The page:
My Apprenticeship - Tuesday, June 22, 2004

22 Jun 2004

In the summer of 2009 I revisited my 2004 summer apprenticeship at Object Mentor. What follows is the original 2004 post and then some 2009 commentary.

More C# today. I was working with two paying customers: Tony and Jeff. Watching those two bounce off each other was a riot. Jeff kept wanting Tony to type faster and Tony got even with Jeff by adopting an Asian accent (Jeff’s Asian). Jeff wasn’t super impressed with either TDD or refactoring so he kept advocating shortcuts, but Tony kept telling him to slow down ‘Cowboy.’ Why ‘cowboy,’ I don’t know but it was pretty funny.

We wrote a checkbook program today and we got to use polymorphism. A checkbook can take in deposits or checks, but both are really transactions. So we wrote an abstract Transaction class and then had the Check and Deposit classes inherit from it. It passed the tests, but I need to look it over because by the end of the day we had given in to Jeff’s demands and started just doing what he said. Things went kinda fast after that.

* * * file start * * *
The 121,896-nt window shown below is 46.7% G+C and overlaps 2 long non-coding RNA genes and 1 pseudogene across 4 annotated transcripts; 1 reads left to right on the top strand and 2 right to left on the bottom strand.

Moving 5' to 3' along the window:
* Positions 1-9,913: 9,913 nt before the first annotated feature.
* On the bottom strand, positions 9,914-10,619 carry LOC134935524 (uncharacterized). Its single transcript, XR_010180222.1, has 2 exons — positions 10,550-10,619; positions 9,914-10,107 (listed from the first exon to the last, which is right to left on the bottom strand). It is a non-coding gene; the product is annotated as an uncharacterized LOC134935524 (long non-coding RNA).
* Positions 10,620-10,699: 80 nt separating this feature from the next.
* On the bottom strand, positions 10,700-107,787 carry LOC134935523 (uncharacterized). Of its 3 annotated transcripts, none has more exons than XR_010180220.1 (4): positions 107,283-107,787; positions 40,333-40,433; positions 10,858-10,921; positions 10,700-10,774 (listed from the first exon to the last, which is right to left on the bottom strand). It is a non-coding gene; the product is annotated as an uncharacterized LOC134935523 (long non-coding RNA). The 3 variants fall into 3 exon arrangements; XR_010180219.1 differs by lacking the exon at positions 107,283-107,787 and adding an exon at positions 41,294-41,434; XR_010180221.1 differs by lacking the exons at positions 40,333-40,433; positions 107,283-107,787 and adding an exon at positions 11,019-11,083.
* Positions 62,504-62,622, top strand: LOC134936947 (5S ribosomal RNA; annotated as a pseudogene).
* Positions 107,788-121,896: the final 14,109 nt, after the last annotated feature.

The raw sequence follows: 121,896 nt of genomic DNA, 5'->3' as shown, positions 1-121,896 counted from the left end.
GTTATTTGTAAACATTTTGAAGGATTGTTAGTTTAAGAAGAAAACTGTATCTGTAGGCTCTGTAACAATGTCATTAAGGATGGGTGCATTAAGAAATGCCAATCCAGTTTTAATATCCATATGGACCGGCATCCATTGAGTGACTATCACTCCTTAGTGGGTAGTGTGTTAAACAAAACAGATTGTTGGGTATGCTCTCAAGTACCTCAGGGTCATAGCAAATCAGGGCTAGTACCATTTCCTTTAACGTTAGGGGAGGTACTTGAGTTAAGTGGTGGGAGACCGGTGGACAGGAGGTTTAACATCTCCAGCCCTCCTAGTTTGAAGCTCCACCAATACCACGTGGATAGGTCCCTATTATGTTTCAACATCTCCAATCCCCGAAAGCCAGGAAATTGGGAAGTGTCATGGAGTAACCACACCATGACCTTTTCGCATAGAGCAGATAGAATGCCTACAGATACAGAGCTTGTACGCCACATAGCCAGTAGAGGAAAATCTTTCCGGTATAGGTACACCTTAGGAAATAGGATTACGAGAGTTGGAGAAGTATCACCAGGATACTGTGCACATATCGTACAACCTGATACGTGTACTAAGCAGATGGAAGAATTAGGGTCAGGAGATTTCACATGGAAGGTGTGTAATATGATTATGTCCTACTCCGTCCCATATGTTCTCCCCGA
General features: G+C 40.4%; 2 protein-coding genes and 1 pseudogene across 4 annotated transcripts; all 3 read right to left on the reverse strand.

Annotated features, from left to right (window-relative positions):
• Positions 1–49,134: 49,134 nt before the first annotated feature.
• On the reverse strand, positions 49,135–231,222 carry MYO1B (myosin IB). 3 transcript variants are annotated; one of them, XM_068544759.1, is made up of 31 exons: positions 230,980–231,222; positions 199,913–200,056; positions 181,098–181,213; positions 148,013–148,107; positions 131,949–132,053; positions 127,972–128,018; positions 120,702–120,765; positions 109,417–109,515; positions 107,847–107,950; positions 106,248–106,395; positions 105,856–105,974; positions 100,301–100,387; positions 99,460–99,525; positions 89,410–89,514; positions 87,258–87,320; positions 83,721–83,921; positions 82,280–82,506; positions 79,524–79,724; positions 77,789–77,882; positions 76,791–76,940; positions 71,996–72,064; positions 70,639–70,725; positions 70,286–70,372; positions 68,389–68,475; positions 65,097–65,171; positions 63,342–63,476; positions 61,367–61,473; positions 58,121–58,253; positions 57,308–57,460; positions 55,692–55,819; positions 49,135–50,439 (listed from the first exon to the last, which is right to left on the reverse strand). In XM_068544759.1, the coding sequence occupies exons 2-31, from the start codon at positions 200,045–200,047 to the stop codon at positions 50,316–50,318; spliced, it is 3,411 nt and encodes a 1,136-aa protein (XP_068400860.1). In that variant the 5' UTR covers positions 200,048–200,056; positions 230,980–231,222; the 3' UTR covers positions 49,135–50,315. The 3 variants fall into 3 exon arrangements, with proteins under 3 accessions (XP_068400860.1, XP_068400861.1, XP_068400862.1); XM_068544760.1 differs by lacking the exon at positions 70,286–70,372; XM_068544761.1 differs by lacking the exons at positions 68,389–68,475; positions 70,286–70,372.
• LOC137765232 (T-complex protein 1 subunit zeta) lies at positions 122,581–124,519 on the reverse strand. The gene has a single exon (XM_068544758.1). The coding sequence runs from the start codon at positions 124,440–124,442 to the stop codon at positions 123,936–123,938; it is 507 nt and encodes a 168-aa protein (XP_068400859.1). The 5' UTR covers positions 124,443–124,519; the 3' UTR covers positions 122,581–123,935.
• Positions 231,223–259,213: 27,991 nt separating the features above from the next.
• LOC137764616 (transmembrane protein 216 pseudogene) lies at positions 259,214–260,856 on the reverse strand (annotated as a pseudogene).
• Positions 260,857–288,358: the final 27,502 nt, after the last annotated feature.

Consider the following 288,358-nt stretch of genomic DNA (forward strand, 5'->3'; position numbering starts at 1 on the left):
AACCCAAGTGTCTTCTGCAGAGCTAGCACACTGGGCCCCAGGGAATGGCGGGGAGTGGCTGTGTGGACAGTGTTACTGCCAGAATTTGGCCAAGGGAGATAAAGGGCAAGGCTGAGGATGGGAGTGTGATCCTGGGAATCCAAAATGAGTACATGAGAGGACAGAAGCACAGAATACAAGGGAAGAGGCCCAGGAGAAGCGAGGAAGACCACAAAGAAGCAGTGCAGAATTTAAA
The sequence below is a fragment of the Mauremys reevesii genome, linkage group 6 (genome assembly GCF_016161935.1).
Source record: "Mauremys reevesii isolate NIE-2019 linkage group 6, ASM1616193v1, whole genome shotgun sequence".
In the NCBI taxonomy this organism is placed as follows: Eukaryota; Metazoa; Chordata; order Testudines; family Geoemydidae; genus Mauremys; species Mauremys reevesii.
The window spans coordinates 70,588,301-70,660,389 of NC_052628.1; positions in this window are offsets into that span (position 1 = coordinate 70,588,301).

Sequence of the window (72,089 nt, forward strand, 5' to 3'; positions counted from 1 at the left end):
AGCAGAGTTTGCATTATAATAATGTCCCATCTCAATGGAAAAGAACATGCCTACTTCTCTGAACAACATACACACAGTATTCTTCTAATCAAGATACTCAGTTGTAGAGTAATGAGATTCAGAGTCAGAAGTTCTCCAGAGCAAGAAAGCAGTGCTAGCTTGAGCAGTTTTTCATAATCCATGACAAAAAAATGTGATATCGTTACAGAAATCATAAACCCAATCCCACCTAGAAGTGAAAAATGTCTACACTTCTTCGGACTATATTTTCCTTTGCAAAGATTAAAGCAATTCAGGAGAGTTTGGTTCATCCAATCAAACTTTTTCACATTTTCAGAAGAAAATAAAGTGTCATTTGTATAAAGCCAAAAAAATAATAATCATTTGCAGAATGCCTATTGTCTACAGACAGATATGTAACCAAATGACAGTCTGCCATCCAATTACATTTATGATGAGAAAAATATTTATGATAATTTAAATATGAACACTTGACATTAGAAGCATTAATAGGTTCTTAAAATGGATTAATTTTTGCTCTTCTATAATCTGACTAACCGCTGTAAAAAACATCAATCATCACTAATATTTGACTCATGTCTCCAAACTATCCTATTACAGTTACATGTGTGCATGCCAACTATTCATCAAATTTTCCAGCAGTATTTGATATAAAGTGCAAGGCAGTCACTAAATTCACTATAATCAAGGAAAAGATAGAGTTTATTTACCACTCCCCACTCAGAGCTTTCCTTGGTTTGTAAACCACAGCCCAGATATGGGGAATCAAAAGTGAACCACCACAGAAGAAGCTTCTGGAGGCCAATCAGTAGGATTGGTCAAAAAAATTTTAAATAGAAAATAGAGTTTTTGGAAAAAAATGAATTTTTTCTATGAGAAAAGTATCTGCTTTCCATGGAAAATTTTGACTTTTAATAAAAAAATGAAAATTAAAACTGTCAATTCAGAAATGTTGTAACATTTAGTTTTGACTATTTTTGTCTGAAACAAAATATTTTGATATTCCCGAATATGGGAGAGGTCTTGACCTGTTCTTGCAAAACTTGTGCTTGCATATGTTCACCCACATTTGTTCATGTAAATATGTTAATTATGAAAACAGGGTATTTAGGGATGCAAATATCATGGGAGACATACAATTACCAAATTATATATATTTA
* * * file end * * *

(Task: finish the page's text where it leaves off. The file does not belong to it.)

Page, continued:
In the category of strange but true: I solved not one but two puzzles today. Normally I end up visualizing the person who offers the puzzle as a more gasoline soaked combustible version of themselves. But today things were different.

You should stop reading now if you don’t like puzzles. You have two lengths of rope that will each take 60 seconds to burn. The rate of burning, however, is not constant. So one rope may burn through 90% of it’s length in 5 seconds and take 55 seconds to consume the other 5%. The ropes are not identical. While one may do 90% in 5 seconds, the other may do the first 90% in 40 seconds. The only thing that is sure is that each will take 60 seconds to burn all the way. You have a box of matches, but no access to a timer. Your goal is to use the ropes to measure 15 seconds.

Fun fact: The two guys worked at a place in my old neighborhood where I got arrested and thrown into jail. Lemme give you some advice about getting arrested – always carry 100 dollars on you in cash so you can bail yourself out. Most non-terrible offenses have a thousand dollar bail, but they’ll accept 10%. The ‘jail’ was a bit of a let-down as it was really just a room with a locked door and a pay phone. On the plus side I got to call my Dad from ‘jail.’ Remember that old ‘Was not was’ song ‘Hello dad, I’m in Jail’? Well I do.